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Like Tequila? You should meet Mezcal!

You've got Mezcal questions, we've got Mezcal answers. These are the things everyone starting their Mezcal journey should know.
 
The first question we must address is the one that confuses all new Mezcal drinkers, the elephant in the room as it were, are you ready?

1. Mezcal vs. Tequila: What's the Difference?
Tequila is Mezcal.

Mezcal is, in essence, a Mexican distilled spirit that is made from the agave plant (traditionally known as maguey). But while all Tequila is Mezcal, not all Mezcal is Tequila.

Espadin Agave field - Photo: Duvier Poviones/Santo Diablo Mezcal

Think of Mezcal as the umbrella category with several other styles under it. Under this umbrella there are many wonderful different types of agave spirits; sotol, raicilla, and bacanora are three styles that are quickly gaining popularity. The main difference between all these different styles of Mezcal is the type of agave used in their production.

Tequila must be made using only Agave Tequilana, commonly called Blue Agave and can be produced in the entire state of Jalisco or in some municipalities in Michoacan, Guanajuato, Nayarit, and Tamaulipas.

Mezcal, on the other hand, can be made from many different varieties of agave, the most popular being Agave Espadin, and must be produced in specific states as well. The number one state for Mezcal production today is Oaxaca. But it can also be made in Durango, Guerrero, Guanajuato, Michoacan, Puebla, San Luis Potosi, Tamaulipas, and Zacatecas.

Espadin Agaves - Photo: Duvier Poviones/Santo Diablo Mezcal

Another big difference between Mezcal and Tequila is the way the agaves are cooked in order to extract all the fermentable sugars. Blue Agave for Tequila is almost always baked or steamed in above ground ovens made of brick or instainless steel autoclaves. Mezcal, on the other hand, is a much more artisanal product and the agave plants used in its production are cooked in underground, cone shaped pits lined with rocks (usually volcanic).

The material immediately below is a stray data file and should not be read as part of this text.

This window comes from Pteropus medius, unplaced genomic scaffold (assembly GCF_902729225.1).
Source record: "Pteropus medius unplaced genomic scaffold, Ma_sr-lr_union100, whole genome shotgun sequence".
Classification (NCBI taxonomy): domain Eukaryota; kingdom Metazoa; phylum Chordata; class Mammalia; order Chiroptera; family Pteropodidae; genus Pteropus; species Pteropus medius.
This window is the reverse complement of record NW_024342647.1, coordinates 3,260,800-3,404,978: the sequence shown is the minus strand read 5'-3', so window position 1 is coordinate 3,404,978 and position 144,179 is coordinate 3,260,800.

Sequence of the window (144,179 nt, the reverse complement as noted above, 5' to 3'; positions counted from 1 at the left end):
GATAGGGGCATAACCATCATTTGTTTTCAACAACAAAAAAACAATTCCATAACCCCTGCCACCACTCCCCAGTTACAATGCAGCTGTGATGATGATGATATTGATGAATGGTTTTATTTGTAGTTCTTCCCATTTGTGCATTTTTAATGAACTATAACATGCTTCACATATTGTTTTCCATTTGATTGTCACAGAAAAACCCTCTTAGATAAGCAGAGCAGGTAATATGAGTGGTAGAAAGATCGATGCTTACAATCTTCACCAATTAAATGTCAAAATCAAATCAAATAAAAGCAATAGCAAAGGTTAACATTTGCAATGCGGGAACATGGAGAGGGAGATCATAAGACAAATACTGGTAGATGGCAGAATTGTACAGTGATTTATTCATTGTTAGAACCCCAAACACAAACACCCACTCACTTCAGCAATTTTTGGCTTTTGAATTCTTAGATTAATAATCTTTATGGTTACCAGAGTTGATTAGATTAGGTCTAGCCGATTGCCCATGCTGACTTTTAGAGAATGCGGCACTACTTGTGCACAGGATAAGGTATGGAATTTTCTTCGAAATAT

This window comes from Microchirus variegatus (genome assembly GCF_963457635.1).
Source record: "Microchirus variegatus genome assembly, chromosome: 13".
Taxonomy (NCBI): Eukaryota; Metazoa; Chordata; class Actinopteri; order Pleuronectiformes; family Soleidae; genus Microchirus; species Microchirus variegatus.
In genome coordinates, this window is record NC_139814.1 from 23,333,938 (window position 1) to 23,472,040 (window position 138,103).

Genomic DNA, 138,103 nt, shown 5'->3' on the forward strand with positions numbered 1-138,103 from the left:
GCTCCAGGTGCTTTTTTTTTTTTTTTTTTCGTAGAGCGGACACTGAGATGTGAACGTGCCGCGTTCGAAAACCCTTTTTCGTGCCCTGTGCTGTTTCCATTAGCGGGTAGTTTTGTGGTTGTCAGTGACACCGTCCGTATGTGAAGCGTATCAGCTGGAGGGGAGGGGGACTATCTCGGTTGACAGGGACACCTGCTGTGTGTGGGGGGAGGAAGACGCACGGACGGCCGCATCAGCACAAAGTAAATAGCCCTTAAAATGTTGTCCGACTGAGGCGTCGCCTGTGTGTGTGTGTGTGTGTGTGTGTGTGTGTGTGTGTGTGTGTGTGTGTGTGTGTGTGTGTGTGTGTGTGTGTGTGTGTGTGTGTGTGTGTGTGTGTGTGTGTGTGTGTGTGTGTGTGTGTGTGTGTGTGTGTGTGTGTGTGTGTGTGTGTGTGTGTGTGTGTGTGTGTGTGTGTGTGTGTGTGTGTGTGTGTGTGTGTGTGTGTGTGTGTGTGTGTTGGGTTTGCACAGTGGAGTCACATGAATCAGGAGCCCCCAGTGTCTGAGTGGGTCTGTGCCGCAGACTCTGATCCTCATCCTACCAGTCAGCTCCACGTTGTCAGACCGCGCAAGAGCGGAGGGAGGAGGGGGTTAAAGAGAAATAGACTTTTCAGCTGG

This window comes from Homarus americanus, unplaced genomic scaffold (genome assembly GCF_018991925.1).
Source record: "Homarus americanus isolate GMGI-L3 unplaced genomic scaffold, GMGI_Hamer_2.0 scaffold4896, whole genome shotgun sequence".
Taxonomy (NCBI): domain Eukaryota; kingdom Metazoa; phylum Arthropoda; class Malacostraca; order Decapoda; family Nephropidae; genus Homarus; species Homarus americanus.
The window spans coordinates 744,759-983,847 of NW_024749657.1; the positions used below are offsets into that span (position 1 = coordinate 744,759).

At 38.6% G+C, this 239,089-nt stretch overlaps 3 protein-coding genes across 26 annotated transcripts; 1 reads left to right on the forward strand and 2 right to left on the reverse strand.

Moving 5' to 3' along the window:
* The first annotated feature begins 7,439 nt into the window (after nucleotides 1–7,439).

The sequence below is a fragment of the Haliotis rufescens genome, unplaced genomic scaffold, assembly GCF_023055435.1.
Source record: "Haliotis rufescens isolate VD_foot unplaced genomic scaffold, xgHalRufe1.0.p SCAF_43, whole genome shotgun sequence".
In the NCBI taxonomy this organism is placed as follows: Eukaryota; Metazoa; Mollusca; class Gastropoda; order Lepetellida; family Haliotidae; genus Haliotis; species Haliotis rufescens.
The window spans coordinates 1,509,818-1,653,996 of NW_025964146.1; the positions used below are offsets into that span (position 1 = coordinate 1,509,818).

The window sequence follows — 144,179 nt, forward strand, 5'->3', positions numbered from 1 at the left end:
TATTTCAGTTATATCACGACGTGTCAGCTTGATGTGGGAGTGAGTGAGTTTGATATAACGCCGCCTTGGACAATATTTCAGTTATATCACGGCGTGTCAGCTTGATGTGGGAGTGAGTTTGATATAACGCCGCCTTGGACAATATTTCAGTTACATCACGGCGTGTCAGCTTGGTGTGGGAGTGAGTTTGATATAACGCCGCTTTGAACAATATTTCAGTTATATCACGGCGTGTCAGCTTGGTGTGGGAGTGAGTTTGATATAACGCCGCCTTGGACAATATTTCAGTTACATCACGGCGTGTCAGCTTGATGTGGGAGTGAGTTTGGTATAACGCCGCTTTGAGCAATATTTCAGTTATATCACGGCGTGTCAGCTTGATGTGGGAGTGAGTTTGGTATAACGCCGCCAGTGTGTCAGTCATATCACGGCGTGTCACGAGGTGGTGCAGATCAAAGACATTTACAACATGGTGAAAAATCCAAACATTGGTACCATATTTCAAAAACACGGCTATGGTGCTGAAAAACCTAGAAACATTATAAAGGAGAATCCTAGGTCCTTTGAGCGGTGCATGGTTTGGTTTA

There are many other differences but agave varieties and cooking styles are definitely the two main ones.

Pit Oven - Photo: Duvier Poviones/Santo Diablo Mezcal

2. Does Mezcal make you hallucinate?
No, never. You’re thinking of Mescaline, an hallucinogenic found in the buttons from the peyote cactus. Agaves are not cacti.

3. Does Mezcal have a worm?
Sometimes it can. The reasons for the worm vary widely with some claiming it’s there simply as a marketing tool while others claim it can impart flavour to the Mezcal. Most well regarded Mezcal bottles out in the market today do not have a worm.

4. How does Mezcal taste?
One of the key flavour and aroma profiles in Mezcal is smoke. So we often speak of Mezcal as being smokey. the reason for this “smokiness” is due to the way the agaves are cooked. While the agaves bake in underground pits, the top surface is usually covered with leaves which trap the smoke from the firewood at the bottom of the pit. Thus, the smoke permeates the cooked agave making its way into the final product.

Cooked Agave - Photo: Duvier Poviones/Santo Diablo Mezcal

5. How much does Mezcal cost?
Because Mezcal production is a much more traditional endeavor, normally produced in small batches in an artisanal manner, prices tend to be on the higher side compared to Tequila or other spirits.

You can find some amazing Mezcal ranging as low as $40 USD and get well into the hundreds for some rare, small village, once in a lifetime production runs.

6. Who makes Mezcal?
Mexico has about 330,000 hectares cultivating agave for Mezcal, owned by many different producers. The title of the person responsible for making Mezcal is “Maestro Mezcalero” and more often than not their trade has been passed on from generation to generation. 

Maestro Mezcalero - Photo: Duvier Poviones/Santo Diablo Mezcal

7. Is Mezcal good?
Like all things in life, I suppose it’s a matter of taste. If you are a fan of Islay Scotch Whiskies, there’s a good likelihood you’ll be a fan of Mezcal. If the idea of sipping on a spirit with floral and fruity notes, accented by an intense smokiness appeals to you, then yes...Mezcal is really good. 

Mezcal is also one of the most versatile additions to the cocktail world and its presence on cocktail menus across the world vouch for that statement. 


By Cristian Olave

Cristian Olave

Cristian has traveled throughout Scotland and Mexico working under the tutelage of some of the top Scotch, Tequila, and Mezcal producers in the world. His passion for storytelling and the history of distilled spirits make him a well rounded alcohol raconteur. He’s currently the Director of Brand Engagement for Santo Diablo Mezcal.

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